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A Randomized Controlled Trial on Antibiotic Prophylaxis in Children With Vesico-Ureteral Reflux

Information source: IRCCS Burlo Garofolo
ClinicalTrials.gov processed this data on August 23, 2015
Link to the current ClinicalTrials.gov record.

Condition(s) targeted: Pyelonephritis; Renal Scars

Intervention: Sulfamethoxazole/trimethoprim (Drug)

Phase: Phase 4

Status: Completed

Sponsored by: IRCCS Burlo Garofolo

Official(s) and/or principal investigator(s):
Marco Pennesi, MD, Principal Investigator, Affiliation: Institute of Child Health IRCCS Burlo Garofolo, Trieste, Italy


The aim of this study is to assess the effectiveness of antibiotic prophylaxis in preventing pyelonephritis and in avoiding the appearance of new scars in a sample of children under 36 months with vesico-ureteral reflux (VUR).

Clinical Details

Official title: Antibiotic Prophylaxis After Acute Pyelonephritis for Prevention of Urinary Tract Infections in Children With Vesico-Ureteral Reflux.

Study design: Allocation: Randomized, Endpoint Classification: Safety/Efficacy Study, Intervention Model: Parallel Assignment, Masking: Open Label, Primary Purpose: Prevention

Primary outcome: Recurrence of pyelonephritis

Secondary outcome:

Renal scars

Persistence of vesico-ureteral reflux

Detailed description: In recent years, the effectiveness of continuous antibiotic prophylaxis in children with vesico-ureteral reflux (VUR) has been intensely discussed. The question is not only whether antibiotics are effective in preventing recurrent urinary tract infections (UTI), but also whether they alter the natural history of disease and help to prevent the appearance of new kidneys scars. The evidence on the effectiveness of antibiotic prophylaxis is scanty: randomised controlled trials (RCT) published until now are poorly designed and carried out in very heterogeneous samples of children, i. e. spanning from 6 months to 14-18 years of age and pooling patients with and without VUR. A recently updated Cochrane Systematic Review concludes that high quality RCTs are needed to determine the effectiveness of long-term antibiotics for the prevention of UTIs in susceptible children. Moreover, the presence of VUR has not been firmly shown to be a risk factor for recurrence of pyelonephritis, and a direct association between VUR and the presence of scars or the appearance of new scars has not been demonstrated; there is just an association between VUR of grade IV-V and prenatal renal dysplasia, almost exclusively in male infants. In spite of this uncertainty, several practice guidelines recommend long term antibiotic prophylaxis in children with different degrees of VUR. The aim of this study is to assess the effectiveness of antibiotic prophylaxis in preventing pyelonephritis and in avoiding the appearance of new scars in a sample of children under 36 months with VUR. Comparison: In a multicentre trial, 100 patients with VUR diagnosed with cystourethrography after a first episode of acute pyelonephritis or for prenatal evidence of pyelectasia will be assigned randomly to receive prophylaxis or not. Randomization will be carried out using a centralized minimization procedure to balance for sex, age group and VUR grade.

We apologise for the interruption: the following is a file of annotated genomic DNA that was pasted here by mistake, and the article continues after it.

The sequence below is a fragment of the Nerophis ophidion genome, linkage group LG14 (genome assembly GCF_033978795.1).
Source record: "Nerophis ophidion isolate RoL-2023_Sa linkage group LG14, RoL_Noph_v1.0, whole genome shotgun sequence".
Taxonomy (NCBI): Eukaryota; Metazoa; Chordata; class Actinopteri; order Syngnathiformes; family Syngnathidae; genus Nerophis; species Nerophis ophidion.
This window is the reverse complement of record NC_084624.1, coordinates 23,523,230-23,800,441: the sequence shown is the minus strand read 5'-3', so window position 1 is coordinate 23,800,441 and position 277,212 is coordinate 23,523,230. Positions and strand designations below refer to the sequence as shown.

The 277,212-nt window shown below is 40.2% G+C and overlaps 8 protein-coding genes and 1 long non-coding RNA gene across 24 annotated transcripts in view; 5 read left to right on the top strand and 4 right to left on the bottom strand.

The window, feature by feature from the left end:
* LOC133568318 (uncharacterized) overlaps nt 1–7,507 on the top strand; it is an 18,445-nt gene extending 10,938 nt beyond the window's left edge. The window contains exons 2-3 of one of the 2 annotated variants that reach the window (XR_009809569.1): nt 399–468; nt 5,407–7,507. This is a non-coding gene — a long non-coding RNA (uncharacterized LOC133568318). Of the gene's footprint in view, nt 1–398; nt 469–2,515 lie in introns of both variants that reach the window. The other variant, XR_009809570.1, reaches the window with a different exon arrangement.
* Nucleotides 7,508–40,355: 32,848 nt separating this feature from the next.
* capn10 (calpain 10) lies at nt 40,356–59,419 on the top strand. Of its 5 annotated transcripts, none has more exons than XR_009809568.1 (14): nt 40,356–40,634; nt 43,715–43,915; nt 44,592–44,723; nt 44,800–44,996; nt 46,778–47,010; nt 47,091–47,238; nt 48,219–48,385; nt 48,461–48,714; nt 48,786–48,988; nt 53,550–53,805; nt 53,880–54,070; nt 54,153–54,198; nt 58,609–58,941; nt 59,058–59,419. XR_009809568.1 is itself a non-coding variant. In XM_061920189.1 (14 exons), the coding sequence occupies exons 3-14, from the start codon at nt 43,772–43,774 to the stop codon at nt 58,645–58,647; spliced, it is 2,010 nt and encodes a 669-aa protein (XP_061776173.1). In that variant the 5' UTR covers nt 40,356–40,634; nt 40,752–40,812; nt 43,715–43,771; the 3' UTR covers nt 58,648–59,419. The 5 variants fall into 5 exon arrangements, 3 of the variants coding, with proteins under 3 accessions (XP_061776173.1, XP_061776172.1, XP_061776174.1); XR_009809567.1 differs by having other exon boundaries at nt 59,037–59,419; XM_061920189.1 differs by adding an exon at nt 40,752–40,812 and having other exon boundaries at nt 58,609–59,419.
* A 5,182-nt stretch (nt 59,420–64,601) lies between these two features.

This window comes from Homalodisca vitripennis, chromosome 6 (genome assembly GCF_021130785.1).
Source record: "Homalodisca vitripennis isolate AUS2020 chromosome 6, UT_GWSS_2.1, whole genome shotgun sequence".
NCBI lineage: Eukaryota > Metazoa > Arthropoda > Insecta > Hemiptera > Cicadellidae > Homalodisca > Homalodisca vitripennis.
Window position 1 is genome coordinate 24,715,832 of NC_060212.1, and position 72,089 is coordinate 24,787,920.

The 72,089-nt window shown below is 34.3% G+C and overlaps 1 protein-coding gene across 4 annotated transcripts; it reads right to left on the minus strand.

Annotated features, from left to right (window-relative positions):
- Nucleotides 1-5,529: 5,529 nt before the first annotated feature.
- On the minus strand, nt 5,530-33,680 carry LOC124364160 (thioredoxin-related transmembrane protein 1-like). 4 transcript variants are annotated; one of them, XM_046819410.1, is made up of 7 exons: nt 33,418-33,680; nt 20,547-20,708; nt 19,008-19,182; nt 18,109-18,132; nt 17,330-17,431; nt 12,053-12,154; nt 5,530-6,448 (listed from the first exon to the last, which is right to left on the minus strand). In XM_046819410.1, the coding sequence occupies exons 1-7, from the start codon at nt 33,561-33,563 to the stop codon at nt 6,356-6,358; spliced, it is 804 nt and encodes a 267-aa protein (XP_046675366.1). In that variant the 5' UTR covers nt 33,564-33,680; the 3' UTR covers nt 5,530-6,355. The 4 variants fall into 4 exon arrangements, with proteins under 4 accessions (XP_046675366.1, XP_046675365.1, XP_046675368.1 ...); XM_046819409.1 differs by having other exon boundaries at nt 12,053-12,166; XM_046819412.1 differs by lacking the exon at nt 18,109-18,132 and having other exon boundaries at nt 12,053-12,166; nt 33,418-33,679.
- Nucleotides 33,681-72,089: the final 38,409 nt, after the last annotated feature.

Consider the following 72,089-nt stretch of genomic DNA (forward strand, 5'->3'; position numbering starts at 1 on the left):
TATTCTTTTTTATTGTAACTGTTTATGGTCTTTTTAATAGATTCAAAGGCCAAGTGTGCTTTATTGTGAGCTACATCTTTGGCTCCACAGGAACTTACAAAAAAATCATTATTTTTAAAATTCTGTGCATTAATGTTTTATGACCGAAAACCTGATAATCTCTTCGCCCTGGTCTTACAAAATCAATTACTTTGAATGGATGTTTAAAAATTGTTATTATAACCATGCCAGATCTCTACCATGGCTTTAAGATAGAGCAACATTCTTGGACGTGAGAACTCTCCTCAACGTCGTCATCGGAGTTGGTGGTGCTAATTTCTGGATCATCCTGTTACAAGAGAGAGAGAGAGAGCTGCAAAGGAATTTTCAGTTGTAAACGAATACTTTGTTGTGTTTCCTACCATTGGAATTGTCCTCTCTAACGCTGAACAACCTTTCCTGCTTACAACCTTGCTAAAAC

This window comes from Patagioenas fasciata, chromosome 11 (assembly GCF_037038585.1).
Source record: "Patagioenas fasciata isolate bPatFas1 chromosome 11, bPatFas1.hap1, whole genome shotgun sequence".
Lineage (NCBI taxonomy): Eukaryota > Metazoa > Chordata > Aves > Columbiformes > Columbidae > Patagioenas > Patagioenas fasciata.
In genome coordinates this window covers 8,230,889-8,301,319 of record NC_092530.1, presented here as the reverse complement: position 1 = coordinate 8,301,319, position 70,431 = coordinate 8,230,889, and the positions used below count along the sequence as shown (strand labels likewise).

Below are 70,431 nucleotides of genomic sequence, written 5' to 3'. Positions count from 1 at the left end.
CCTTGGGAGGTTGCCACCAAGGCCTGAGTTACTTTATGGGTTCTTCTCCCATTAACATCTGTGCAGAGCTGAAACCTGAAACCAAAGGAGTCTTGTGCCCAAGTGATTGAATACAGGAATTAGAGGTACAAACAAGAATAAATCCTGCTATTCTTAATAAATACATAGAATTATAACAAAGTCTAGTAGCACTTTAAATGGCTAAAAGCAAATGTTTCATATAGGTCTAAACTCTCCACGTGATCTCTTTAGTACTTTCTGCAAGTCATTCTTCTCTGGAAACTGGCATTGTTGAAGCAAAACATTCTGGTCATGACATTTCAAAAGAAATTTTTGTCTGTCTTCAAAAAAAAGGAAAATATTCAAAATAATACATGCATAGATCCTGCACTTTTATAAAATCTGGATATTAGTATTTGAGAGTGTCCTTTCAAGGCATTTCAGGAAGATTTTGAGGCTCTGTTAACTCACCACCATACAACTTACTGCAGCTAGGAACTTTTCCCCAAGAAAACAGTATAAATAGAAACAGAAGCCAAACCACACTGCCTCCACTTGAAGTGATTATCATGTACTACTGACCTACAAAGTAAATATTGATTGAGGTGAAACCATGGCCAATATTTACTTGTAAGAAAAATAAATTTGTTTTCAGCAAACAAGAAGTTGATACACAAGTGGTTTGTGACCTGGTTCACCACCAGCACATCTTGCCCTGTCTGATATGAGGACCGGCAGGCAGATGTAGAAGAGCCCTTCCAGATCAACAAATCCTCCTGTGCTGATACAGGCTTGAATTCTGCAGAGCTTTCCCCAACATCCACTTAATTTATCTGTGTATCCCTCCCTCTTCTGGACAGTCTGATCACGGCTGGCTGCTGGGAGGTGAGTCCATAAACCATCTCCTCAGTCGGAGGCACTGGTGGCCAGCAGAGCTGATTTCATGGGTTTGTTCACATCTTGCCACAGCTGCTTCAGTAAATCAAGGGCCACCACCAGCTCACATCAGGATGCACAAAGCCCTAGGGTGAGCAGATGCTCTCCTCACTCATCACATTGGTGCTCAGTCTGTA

Minimum age: N/A. Maximum age: 30 Months. Gender(s): Both.


Inclusion Criteria:

- presence of vesico-ureteral reflux (VUR) grade II, III or IV, based on the

International Classification, mono or bilateral, diagnosed between one day and 30 months of age after a first episode of acute pyelonephritis, or after birth during diagnostic procedures planned as a consequence of prenatal ultrasonographic evidence of pyelectasia. Exclusion Criteria:

- previous episodes of urinary tract infection (UTI), even if only suspected (e. g. an

episode of fever treated with antibiotics without performing urine culture);

- VUR grade I, because of the high probability of rapid spontaneous resolution;

- VUR grade V, as requested by the Technical Scientific Committee, concerned by the

high incidence of associated renal dysplasia;

- recurrence of acute pyelonephritis before the first dimercaptosuccinic acid (DMSA)

renal scan, if this was positive for scars.

Locations and Contacts

Sant'Orsola Hospital, Bologna 48138, Italy

Bufalini Hospital, Cesena 47023, Italy

Santa Maria degli Angeli Hospital, Pordenone 33170, Italy

Institute of Child Health IRCCS Burlo Garofolo, Trieste 34137, Italy

San Polo Hospital, Monfalcone, Gorizia 34170, Italy

San Daniele Hospital, San Daniele, Udine 33100, Italy

Sant'Antonio Abate Hospital, Tolmezzo, Udine 33028, Italy

Additional Information

Starting date: November 1999
Last updated: April 27, 2015

Page last updated: August 23, 2015

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